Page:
You may say that there is nothing new there, it is just a cool way to think about using VC technology. You may also say that very few people will actually work this way. I am not sure. I could see it catching on. But either way, it is encouraging that Cisco is thinking about using conferencing technology to mimic natural interactions, rather than simply improving last year’s VC hardware.
The reality is this is a no lose situation for Cisco. They can’t mess this up. Even if they completely fail to gain traction with WebEx in the cloud interop space, they still have an entire industry devoted to adding value to Cisco hardware systems. The hardware market may be shrinking, but it is still massive, and massively profitable. A more likely scenario is that WebEx (with the ~$17 interop add-on) will be seen as a worthy competitor in the interop cloud space, and with the backing of Cisco should be able to hold a nice market share.
Initial Thoughts On The New WebEx
Obviously, a full review and ranking isn’t possible yet. But I have some initial thoughts. Overall, in terms of workflow and UI, it isn’t a runaway favorite, but its good. It is clean and responsive. The service itself felt more solid than previous WebEx experiences. There were 25 people on the call and no one was dropping or complaining about issues. Cisco even had someone connected, with video, on their iPhone outdoors in San Francisco and it was a real, usable connection (they were able to have a natural back and forth conversation).
The video quality is good (I am guessing the service supports up to 720p, if anyone knows, please say in the comments). In fact, Rowan used this as part of a little gag during the briefing. For the first half of the meeting he had a fake backdrop behind him, and claimed to be in an expensive Telepresence room, then he revealed that he was actually at his home office on a desktop device. A fun gimmick, the reality is any Cisco hardware device will provide a similar experience, because the limitation is whatever the cloud can support, not the devices themselves. But nitpicking aside, it did draw a room full of analysts’ attention to the video quality. If anyone saw any major issues, I am sure we will be hearing about it.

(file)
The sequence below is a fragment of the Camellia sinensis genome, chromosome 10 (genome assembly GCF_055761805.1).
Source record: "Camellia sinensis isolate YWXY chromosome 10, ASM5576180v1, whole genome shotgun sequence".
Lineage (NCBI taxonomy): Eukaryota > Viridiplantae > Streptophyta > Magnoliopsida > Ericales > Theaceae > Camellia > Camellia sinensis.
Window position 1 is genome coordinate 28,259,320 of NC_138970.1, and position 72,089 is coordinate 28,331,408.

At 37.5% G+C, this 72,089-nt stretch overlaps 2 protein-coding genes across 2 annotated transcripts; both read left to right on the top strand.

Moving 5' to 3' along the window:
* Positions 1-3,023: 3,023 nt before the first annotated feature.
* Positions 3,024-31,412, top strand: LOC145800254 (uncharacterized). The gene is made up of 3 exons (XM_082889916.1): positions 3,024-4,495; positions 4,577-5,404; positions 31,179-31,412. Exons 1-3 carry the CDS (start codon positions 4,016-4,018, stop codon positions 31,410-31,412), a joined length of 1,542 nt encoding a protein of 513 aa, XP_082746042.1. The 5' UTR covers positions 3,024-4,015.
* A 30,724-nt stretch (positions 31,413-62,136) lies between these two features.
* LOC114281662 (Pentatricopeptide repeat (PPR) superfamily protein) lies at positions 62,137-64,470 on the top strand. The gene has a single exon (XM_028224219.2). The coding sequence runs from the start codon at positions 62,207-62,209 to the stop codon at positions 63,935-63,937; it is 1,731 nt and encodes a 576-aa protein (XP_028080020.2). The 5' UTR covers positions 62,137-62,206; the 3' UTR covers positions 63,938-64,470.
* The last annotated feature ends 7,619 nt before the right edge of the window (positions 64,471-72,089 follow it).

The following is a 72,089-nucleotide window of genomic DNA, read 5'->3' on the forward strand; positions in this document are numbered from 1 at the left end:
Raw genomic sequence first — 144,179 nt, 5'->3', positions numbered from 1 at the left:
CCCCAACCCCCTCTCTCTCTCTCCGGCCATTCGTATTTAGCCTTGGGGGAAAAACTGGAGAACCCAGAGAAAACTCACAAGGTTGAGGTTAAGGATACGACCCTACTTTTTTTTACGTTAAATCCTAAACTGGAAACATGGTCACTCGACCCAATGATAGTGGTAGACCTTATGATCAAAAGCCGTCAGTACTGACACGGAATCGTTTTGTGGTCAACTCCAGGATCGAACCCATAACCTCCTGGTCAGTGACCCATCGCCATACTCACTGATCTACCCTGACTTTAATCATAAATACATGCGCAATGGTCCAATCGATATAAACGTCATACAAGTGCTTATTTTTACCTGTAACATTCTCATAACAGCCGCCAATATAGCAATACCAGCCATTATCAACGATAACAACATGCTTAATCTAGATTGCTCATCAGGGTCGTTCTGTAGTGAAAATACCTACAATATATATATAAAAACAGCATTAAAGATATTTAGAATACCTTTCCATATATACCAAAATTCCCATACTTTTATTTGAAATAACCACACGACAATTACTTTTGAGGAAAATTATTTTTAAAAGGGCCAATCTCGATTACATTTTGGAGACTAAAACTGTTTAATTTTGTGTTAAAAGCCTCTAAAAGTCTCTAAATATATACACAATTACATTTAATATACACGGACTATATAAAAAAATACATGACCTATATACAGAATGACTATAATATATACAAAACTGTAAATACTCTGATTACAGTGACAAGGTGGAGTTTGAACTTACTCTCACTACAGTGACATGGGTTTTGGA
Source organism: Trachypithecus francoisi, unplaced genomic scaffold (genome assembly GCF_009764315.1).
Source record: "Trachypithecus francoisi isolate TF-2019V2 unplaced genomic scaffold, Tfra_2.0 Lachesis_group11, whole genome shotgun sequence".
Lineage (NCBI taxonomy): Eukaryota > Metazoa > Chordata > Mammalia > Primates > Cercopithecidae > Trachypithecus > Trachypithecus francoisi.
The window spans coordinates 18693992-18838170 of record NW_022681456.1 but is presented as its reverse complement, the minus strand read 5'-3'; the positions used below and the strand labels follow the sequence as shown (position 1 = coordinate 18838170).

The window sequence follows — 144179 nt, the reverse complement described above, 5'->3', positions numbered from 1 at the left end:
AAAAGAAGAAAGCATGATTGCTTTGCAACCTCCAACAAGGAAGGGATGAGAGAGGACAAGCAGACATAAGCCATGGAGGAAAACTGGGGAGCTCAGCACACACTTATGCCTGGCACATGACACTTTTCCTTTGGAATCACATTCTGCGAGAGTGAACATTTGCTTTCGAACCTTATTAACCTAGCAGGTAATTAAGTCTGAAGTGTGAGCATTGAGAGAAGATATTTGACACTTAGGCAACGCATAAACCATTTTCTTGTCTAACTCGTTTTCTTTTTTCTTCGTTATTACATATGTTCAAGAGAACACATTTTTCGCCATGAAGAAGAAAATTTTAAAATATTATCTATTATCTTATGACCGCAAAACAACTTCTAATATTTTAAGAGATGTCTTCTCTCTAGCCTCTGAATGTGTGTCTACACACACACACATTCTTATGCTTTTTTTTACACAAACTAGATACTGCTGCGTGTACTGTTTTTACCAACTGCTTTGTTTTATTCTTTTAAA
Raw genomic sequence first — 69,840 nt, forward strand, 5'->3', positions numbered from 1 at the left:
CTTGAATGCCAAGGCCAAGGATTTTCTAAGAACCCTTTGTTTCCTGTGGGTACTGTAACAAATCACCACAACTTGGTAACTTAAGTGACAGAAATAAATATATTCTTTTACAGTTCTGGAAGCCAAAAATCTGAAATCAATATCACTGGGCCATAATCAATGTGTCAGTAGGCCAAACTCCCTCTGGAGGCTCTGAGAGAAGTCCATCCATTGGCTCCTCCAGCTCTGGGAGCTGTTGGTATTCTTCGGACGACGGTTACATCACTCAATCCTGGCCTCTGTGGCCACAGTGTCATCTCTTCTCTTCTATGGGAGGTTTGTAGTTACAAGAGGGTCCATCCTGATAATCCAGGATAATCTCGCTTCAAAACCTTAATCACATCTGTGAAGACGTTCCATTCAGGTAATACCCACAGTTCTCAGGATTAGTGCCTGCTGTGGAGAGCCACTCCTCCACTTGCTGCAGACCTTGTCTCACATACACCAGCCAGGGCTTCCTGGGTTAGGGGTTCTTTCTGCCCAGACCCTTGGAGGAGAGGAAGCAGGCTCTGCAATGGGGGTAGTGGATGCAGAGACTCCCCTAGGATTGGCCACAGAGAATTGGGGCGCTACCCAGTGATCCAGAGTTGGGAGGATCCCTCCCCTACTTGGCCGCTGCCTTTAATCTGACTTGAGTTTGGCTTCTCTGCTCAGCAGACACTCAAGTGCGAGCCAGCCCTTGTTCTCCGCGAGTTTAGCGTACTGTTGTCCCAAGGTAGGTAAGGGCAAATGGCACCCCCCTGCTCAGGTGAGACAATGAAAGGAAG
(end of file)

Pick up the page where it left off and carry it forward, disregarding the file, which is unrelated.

There are a few things I don’t like, but none of them are disastrous. The self image / pip management could be improved. There are still some “seams” between the old WebEx and the new interop cloud. A few UI changes could make it truly seamless. There are a few useful features that I think many users will miss (I am not afraid to click any buttons, so I find all the great tools). While it may not be perfect, it is a vast improvement from the old WebEx we love to hate, and competitive with today’s top tier solutions.
What This Means to WebEx Users
If you are already a WebEx user, for ~$17 a month you can upgrade it to a real conferencing solution with your own permanent meeting room. If you were looking at one of those new cloud interop services, Cisco is pretty much beating you over the head with this.
What This Means to Non-WebEx Users
You know how you dread being invited to WebEx meetings? You won’t dread it anymore. They fixed many of the issues users had been complaining about. And if you are looking for a cloud VC solution, you might want to add WebEx to the long list of services you are considering.
As far as the market is concerned, I think it is growing fast enough to accommodate one more player, even if that player has a pretty heavy footprint. Cisco definitely has some massive channel advantage, and should have little trouble converting their existing WebEx users to this new model. But there is still a lot of greenfield out there, and the massive SMB market is more than happy to play with the new upstarts in the field to find the service with just the right set of features for their needs. Things are bound to stay interesting in the foreseeable future.